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Star Of 'Contact' And 'GoldenEye,' Arecibo Telescope Collapses In Puerto Rico


An historic telescope has collapsed. For more than half a century, the enormous Arecibo telescope searched the skies from its spot in a lush forest of Puerto Rico. As NPR's Nell Greenfieldboyce reports, its sudden end is an emotional blow for many Puerto Ricans.

NELL GREENFIELDBOYCE, BYLINE: The Arecibo radio telescope has a huge collecting dish, a thousand feet wide. Scientists have used it to find planets outside our solar system and to search for alien life. Filmmakers have used it as scenery for movies like "Contact" and "GoldenEye." When I reached Wilbert Ruperto (ph) on his cellphone, he was in the neighborhood next to the telescope.

WILBERT RUPERTO: And I'm here in one of these houses overlooking the observatory.

GREENFIELDBOYCE: He could see its three tall support towers standing above the trees. Between them, suspended on cables, there used to be a 900-ton instrument platform, but no more. This morning, it came crashing 450 feet down, smashing onto the massive dish.

RUPERTO: We knew that it could happen. And we knew that it was a matter of days.

GREENFIELDBOYCE: The telescope's aging structural cables had been snapping in recent months. That's why the National Science Foundation, which owns the telescope, announced it would be decommissioned. But Ruperto, who's a student at the University of Puerto Rico, helped organize a campaign to save it. He says this telescope was something Puerto Rico could be proud of.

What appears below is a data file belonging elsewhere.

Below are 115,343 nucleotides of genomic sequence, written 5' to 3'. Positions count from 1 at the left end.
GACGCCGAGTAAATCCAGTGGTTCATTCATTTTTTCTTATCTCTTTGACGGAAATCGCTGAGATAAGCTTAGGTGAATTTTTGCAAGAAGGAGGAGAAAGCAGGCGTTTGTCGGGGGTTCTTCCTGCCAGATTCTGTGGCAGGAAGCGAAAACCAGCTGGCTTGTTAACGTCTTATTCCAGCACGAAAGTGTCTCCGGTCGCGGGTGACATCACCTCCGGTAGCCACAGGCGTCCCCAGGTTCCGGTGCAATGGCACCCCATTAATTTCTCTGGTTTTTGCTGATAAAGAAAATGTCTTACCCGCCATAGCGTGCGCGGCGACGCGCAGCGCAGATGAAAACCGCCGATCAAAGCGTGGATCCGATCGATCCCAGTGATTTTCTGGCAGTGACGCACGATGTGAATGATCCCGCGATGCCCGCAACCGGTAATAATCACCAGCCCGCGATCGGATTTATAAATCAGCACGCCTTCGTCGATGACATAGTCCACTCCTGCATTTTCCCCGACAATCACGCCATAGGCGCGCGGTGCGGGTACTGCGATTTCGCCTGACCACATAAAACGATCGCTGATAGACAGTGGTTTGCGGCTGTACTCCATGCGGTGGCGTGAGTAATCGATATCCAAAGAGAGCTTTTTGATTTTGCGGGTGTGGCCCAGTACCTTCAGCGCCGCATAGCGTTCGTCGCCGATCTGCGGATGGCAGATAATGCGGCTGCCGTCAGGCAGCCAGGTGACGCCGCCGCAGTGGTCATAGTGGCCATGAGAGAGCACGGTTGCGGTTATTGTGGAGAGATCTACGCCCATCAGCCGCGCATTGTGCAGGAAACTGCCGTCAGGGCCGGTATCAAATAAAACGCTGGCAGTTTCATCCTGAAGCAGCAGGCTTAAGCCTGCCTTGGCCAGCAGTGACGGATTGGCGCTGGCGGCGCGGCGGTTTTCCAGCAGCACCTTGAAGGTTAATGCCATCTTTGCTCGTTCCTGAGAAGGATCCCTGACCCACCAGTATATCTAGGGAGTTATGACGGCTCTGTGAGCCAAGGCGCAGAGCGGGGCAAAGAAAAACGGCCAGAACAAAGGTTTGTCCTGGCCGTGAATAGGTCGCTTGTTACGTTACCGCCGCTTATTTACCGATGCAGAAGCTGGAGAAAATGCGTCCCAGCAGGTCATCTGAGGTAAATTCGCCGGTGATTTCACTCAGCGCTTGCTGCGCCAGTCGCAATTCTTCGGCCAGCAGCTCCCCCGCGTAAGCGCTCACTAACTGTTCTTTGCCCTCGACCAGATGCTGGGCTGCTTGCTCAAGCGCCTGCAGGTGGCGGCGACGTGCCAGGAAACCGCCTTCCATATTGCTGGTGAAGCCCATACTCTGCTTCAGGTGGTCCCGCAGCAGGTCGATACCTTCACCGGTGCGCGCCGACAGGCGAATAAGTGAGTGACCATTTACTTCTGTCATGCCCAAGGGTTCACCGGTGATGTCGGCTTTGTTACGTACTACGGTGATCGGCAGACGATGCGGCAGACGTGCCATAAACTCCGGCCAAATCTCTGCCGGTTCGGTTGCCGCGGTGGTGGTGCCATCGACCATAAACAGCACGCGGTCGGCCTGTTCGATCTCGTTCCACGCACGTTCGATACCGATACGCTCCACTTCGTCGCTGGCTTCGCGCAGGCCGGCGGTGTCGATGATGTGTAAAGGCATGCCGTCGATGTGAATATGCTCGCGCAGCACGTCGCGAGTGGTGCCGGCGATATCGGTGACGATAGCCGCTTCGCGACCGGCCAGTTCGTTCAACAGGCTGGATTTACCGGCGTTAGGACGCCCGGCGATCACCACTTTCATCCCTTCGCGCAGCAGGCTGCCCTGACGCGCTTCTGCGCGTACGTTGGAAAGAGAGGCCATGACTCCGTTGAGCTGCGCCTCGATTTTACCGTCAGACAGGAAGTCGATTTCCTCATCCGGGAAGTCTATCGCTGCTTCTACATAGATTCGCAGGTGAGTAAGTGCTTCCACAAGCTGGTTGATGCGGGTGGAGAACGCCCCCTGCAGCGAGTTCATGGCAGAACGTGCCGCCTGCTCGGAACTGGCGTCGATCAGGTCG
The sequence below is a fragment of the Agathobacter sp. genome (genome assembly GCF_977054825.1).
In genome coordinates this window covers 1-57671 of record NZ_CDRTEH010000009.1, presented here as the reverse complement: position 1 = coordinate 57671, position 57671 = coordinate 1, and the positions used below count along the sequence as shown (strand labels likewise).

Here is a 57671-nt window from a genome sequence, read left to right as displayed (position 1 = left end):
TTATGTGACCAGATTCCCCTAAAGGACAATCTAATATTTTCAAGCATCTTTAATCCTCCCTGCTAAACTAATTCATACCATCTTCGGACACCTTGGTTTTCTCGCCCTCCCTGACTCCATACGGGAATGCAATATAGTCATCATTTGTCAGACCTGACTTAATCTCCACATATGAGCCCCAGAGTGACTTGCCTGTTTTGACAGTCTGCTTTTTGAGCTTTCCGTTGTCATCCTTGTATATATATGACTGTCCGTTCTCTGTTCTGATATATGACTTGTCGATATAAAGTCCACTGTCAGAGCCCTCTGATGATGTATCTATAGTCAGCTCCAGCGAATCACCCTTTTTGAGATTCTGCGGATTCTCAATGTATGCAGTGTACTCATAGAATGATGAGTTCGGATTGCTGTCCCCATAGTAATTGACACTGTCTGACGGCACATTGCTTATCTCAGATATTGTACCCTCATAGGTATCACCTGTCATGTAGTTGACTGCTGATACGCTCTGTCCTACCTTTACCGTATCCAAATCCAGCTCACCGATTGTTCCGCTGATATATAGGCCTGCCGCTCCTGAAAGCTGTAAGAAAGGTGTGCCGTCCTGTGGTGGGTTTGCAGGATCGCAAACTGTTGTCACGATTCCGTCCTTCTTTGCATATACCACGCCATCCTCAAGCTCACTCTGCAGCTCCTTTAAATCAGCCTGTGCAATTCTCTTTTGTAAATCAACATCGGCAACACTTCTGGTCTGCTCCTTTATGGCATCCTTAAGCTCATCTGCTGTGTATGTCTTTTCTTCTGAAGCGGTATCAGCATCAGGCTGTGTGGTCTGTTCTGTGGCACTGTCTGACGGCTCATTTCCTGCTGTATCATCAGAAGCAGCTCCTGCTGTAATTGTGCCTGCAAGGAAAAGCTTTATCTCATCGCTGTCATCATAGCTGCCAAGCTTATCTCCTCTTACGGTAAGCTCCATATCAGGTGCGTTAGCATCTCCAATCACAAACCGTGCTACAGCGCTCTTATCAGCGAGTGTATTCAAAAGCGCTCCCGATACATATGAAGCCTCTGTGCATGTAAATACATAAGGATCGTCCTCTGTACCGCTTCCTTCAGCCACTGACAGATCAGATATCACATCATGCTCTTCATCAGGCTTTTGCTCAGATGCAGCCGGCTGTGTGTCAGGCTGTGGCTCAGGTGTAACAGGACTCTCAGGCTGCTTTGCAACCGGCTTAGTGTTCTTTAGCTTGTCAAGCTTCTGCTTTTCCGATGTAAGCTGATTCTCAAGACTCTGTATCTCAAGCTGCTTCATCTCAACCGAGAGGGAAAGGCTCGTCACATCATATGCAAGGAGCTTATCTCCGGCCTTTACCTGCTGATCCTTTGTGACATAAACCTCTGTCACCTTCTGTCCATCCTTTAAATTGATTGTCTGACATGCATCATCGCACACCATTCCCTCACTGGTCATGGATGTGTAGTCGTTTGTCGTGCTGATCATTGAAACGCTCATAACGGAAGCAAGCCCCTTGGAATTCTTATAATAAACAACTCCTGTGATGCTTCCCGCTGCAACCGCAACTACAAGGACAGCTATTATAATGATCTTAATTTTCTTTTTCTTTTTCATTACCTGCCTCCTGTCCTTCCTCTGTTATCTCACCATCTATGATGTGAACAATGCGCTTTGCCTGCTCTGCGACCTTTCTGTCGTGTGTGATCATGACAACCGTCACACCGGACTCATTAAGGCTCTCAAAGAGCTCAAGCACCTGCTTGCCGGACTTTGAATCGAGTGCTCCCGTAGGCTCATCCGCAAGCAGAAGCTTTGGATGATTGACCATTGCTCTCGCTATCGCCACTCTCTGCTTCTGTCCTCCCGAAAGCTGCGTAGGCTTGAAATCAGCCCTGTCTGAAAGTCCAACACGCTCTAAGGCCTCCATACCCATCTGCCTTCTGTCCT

RUPERTO: And be amazed by. And now we no longer have it. And that's certainly a big loss for the island.

GREENFIELDBOYCE: News of its demise spread quickly. Ada Monzon is a popular TV meteorologist.


ADA MONZON: (Speaking Spanish).

GREENFIELDBOYCE: "Friends," she said. "I have to inform you with my heart in my hand that the Arecibo Observatory collapsed." She looked to be in tears.


MONZON: (Speaking Spanish).

GREENFIELDBOYCE: Kevin Ortiz Ceballos lives in Puerto Rico, where he grew up. He's an astronomer who's used the telescope. He says since the 1960s, it's been an important part of the island's culture, its only advanced facility for science. It's explored near-Earth asteroids and studied pulsars. Lots of school kids visit. It feels like a monument.

KEVIN ORTIZ CEBALLOS: I think people were just not ready when the first cable snapped to even consider that it might not be there anymore because of how much of a fixture it was.

GREENFIELDBOYCE: He says seeing it broken is tragic, disastrous. He expects there will be widespread support for rebuilding.

Nell Greenfieldboyce, NPR News. Transcript provided by NPR, Copyright NPR.

Nell Greenfieldboyce is a NPR science correspondent.
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